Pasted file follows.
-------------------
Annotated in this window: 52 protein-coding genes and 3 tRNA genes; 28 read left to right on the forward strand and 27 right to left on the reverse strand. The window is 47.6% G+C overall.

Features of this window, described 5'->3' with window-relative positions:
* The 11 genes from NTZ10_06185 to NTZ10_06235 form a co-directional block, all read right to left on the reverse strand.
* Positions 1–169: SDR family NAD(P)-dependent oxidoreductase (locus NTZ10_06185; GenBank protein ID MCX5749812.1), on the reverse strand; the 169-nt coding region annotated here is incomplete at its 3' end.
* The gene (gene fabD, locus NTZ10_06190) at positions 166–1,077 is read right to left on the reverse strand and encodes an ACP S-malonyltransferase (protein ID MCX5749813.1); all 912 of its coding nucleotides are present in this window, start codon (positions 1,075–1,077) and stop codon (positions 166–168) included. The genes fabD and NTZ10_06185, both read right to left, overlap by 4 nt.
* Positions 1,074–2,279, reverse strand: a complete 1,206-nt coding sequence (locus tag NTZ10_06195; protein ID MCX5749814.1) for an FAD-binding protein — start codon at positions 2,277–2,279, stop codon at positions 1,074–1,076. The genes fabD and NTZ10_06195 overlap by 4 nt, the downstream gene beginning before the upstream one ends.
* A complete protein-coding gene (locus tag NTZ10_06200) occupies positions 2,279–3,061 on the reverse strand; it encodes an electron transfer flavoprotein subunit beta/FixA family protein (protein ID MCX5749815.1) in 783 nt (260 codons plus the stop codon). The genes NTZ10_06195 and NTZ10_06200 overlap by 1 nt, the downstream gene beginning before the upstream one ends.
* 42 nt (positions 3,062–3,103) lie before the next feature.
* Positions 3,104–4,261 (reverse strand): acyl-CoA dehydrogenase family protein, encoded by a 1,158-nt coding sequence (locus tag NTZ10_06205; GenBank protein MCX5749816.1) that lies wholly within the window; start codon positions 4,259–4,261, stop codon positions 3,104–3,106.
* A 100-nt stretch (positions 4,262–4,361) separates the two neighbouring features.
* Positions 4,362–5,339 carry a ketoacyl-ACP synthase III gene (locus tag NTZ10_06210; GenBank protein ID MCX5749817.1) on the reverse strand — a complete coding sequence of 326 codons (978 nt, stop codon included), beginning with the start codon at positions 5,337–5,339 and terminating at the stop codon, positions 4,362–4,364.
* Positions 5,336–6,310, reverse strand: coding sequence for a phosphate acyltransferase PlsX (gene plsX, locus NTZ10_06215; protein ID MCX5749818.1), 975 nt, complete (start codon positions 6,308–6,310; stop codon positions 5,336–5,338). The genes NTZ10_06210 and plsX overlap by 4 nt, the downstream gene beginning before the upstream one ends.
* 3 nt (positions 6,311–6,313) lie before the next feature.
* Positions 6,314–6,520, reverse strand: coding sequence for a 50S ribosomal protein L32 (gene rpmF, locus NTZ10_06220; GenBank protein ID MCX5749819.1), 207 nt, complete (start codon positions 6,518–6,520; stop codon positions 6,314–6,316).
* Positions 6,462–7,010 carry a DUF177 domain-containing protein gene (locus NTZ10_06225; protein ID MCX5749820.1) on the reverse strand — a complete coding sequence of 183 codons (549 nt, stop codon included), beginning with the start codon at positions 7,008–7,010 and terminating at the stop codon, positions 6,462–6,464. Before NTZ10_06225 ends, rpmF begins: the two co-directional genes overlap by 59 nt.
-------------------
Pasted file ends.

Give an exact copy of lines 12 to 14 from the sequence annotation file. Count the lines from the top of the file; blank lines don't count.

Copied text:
* Positions 5,336–6,310, reverse strand: coding sequence for a phosphate acyltransferase PlsX (gene plsX, locus NTZ10_06215; protein ID MCX5749818.1), 975 nt, complete (start codon positions 6,308–6,310; stop codon positions 5,336–5,338). The genes NTZ10_06210 and plsX overlap by 4 nt, the downstream gene beginning before the upstream one ends.
* 3 nt (positions 6,311–6,313) lie before the next feature.
* Positions 6,314–6,520, reverse strand: coding sequence for a 50S ribosomal protein L32 (gene rpmF, locus NTZ10_06220; GenBank protein ID MCX5749819.1), 207 nt, complete (start codon positions 6,518–6,520; stop codon positions 6,314–6,316).